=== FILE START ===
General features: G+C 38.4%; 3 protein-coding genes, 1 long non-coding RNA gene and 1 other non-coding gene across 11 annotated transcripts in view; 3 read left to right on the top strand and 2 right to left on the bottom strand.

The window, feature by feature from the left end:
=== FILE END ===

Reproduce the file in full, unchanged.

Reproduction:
General features: G+C 38.4%; 3 protein-coding genes, 1 long non-coding RNA gene and 1 other non-coding gene across 11 annotated transcripts in view; 3 read left to right on the top strand and 2 right to left on the bottom strand.

The window, feature by feature from the left end: